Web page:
This technique is great for neglected succulents to help loosen and rehydrate parched soil.

Allow Excess Water to Drain

After watering, allow the pot to drain fully before returning it to any outer decorative container. Sitting in excess water leads to root rot.

By following these simple methods, you’ll keep your succulent hydrated just right. No more accidental overwatering mishaps!

Avoiding Common Watering Mishaps with Succulents

By now we’ve covered the proper techniques for hydrating your succulent. But sometimes the best teacher is learning from past mistakes! Let’s go over some common watering blunders to avoid with these desert jewels.

Watering Too Frequently

It’s easy to look at a succulent and think “wow, it’s shriveled – it must need water!” But more often than not, shriveling is a sign of overwatering, not underwatering.

Succulents store water in their leaves and stems. When overwatered, the cells burst and the plant loses that vital hydration reserve. Top watering again before the soil is fully dry simply accelerates rot.

Allow the soil to dry completely between waterings, even if leaves look puckered. This encourages healthy roots.

Using Ice Cubes to Water

Some sources recommend using ice cubes to water succulents. This is not an effective technique!

Ice melts slowly and provides water too inconsistently for succulent roots. Plus, cold water shocks the plant.

Stick to room temperature, thorough top or bottom watering. Much better for succulent health.

Leaving Excess Water in Cache Pots

Always dump out water that collects in decorative outer pots after watering. Stagnant water leads to root rot.

Remove the inner nursery pot and pour out excess. Then allow both pots to drain fully before re-nesting.

By avoiding these missteps, you’ll be rewarded with vibrant, thriving succulents. We all make mistakes – learn from them and grow a gorgeous garden!

succulent watering tips
succulent watering tips

signs of under/overwatering succulents

Identifying Key Signs of Underwatering vs Overwatering

Uh oh – is your succulent trying to send you signals about its water needs? Learning to properly interpret the messages of a thirsty vs drowned plant takes some practice. Let’s go over the basics.


Parched succulents will often start to look wrinkled and shriveled as they use up their internal water stores. But resist the urge to inundate them with water! This leads to rot. Other signs of underwatering include:

  • Thin, drooping leaves

  • Lackluster color

  • Premature leaf drop

  • Slow/stunted growth


Despite appearances, shriveled leaves usually mean you’ve loved your succulent too much! Back off the watering can if you notice:

  • Blackened, mushy leaves and stems (rot)

  • Yellow, transparent leaves

  • White fuzz or mushroom growth on soil

  • Foul odor

Take Action

If you suspect underwatering or overwatering, take corrective action:

  • Underwatering: Bottom water the plant to rehydrate dry soil. Resume normal watering schedule. Shelter from harsh sun until recovered.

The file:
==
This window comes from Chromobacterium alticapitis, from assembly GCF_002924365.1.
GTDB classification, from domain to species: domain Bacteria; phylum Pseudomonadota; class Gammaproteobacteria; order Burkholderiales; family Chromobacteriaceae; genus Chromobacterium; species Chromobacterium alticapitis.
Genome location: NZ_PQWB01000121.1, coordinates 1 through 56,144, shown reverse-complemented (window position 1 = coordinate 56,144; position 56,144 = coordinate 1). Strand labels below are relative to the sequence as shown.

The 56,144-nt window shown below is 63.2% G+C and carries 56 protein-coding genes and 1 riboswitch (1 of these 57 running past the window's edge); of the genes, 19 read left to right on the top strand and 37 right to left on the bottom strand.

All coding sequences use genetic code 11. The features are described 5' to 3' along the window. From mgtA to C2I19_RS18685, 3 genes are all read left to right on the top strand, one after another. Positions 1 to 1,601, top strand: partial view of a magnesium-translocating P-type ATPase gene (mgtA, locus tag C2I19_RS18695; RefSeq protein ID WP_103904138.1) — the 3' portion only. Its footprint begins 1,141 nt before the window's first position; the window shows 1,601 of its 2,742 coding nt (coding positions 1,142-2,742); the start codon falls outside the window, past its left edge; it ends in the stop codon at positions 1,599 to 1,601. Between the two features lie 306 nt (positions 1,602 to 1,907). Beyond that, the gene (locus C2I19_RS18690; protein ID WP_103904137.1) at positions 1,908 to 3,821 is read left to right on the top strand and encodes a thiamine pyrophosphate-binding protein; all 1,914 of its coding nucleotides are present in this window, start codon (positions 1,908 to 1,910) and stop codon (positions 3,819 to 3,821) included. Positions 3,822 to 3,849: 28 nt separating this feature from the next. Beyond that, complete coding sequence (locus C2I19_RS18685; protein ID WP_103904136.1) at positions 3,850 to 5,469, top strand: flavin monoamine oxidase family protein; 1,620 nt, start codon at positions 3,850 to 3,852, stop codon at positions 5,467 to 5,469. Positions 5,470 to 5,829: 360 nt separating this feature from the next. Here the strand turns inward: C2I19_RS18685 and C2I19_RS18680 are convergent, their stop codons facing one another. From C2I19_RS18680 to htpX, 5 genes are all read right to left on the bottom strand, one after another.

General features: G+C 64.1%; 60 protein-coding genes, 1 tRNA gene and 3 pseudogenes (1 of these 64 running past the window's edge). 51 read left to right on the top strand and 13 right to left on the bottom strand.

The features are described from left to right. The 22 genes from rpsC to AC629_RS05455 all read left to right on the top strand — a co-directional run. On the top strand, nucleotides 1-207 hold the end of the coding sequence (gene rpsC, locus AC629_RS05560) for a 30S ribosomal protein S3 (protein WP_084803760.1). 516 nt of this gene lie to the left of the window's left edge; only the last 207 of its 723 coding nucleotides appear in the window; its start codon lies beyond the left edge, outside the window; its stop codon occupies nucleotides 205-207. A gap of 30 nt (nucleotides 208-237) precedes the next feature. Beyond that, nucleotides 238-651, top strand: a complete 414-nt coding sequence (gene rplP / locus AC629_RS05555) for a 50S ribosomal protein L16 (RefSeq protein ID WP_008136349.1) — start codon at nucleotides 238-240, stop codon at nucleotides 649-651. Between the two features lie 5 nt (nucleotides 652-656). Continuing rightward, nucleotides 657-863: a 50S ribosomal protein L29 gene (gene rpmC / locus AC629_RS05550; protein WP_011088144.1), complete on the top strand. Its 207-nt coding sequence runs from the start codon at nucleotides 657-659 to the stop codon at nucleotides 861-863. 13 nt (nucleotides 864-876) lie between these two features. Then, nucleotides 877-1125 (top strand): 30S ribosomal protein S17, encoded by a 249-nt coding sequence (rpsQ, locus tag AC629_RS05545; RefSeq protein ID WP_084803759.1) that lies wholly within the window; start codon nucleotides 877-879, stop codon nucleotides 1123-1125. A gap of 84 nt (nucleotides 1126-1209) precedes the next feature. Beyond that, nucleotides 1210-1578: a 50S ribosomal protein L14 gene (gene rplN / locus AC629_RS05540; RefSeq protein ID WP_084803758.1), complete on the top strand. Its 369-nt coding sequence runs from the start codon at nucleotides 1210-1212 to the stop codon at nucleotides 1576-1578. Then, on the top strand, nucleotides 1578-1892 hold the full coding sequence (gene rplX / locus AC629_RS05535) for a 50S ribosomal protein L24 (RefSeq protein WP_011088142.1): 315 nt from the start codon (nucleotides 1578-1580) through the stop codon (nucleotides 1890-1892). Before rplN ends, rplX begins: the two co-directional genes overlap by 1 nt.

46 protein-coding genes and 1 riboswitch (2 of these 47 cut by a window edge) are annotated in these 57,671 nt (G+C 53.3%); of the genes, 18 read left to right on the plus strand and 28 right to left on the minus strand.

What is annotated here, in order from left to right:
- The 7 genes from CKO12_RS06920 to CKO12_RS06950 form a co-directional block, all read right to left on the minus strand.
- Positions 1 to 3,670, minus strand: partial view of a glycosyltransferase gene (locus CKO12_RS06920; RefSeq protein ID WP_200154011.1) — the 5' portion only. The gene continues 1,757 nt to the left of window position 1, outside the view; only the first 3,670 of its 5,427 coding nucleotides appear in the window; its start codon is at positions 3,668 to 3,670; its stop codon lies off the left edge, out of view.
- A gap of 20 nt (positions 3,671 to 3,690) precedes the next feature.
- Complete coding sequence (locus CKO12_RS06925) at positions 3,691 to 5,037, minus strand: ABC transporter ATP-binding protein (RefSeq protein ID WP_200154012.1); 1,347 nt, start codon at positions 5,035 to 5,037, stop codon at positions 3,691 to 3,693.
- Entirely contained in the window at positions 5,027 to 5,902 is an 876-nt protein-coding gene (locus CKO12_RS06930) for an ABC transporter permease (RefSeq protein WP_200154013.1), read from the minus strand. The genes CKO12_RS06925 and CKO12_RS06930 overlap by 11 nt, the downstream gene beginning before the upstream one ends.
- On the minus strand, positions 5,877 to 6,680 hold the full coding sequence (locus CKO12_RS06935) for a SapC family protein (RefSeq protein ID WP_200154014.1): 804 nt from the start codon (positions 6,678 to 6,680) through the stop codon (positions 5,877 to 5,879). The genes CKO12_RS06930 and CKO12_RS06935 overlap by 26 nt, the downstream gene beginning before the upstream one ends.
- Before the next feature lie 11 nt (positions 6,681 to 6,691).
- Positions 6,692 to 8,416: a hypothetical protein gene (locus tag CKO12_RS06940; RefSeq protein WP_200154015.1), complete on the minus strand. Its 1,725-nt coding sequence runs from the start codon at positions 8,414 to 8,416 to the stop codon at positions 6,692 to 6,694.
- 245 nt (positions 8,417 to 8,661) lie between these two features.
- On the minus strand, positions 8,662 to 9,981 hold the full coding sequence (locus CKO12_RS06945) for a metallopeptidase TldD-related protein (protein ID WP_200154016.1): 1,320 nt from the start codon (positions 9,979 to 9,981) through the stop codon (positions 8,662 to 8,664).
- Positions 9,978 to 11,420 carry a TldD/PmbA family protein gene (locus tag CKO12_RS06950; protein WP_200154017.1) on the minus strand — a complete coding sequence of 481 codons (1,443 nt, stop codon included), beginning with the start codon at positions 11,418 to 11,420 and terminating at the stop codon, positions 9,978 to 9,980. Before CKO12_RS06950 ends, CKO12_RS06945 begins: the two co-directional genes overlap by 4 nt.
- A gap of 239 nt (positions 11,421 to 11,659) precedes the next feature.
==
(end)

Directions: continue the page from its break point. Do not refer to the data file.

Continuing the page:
• Overwatering: Remove plant from wet soil immediately and allow to dry. Assess stem/root health and trim any dead tissue. Repot in fresh, dry soil. Hold off watering.

With attentive care, an underwatered or overwatered succulent can make a full comeback. So read your plant’s signals and respond appropriately!

Top Tips for Keeping Your Succulents Happy and Healthy

We’ve covered quite a bit of succulent care ground so far. Let’s round up some key tips for success with these delightful desert plants:

Well-Draining Soil is Essential

Succulents hate wet feet! Plant in a gritty, sandy soil made for cacti and succulents. This allows excess moisture to drain away easily.

Regular potting soil will retain too much water around the roots leading to rot. Invest in cactus mix for best results.

Use Containers with Drainage Holes

Planting in a pot without holes is asking for trouble. Always use containers that allow excess water to escape.

This could be a basic plastic or terra cotta planter, or even a decorative pot nested inside a water-catching outer vessel.

Don’t Leave Pots Sitting in Water

After watering, promptly empty any outer pot or catch tray. Allow the inner pot to drain completely before returning it to its decorative home.

Stagnant water leads to demise. Don’t let your succulent sit in soggy soil!

Reduce Water in Winter

As growth slows in winter, succulents need less frequent watering. Back off to every 3-6 weeks depending on the plant.

Let soil get bone dry before watering again. Too much moisture in winter invites rot.

Group Plants by Needs

Arrange succulents together based on their light and watering preferences. This makes caring for them much simpler!

For example, keep full sun lovers together, and shade dwellers together. Establish watering zones based on thirst levels.

Follow these fundamental tips and you’ll have gorgeous, thriving succulents bringing joy for years to come. It’s so rewarding to see these plants prosper with the proper care. Let the growing begin!


After going through Succulent Watering 101, you should now feel equipped to properly hydrate your succulents for optimal health.

Proper watering frequency and technique is critical for avoiding rot and keeping these desert plants looking lush. Always allow the soil to dry out completely before watering again.

When you do irrigate, water thoroughly until it drains from the bottom. Avoid getting water on the leaves. Bottom watering dry, compacted soil can be helpful.

Pay close attention to your specific succulent’s needs. Adjust your watering schedule based on factors like sunlight exposure, temperature, soil type, and variety of succulent.

Learn to read the signals of under and overwatering. Take corrective action if needed to get your plant back on track.

Follow the tips outlined here for choosing the right soil, drainage, and grouping plants by care needs. With a little attentive love, your succulents will thrive beautifully!

Now you can embark on your succulent journey with confidence. May your garden flourish and your plants live long, healthy lives. And if you forget and accidentally overwater, don’t fret – just refer back to this trusty guide. Happy growing!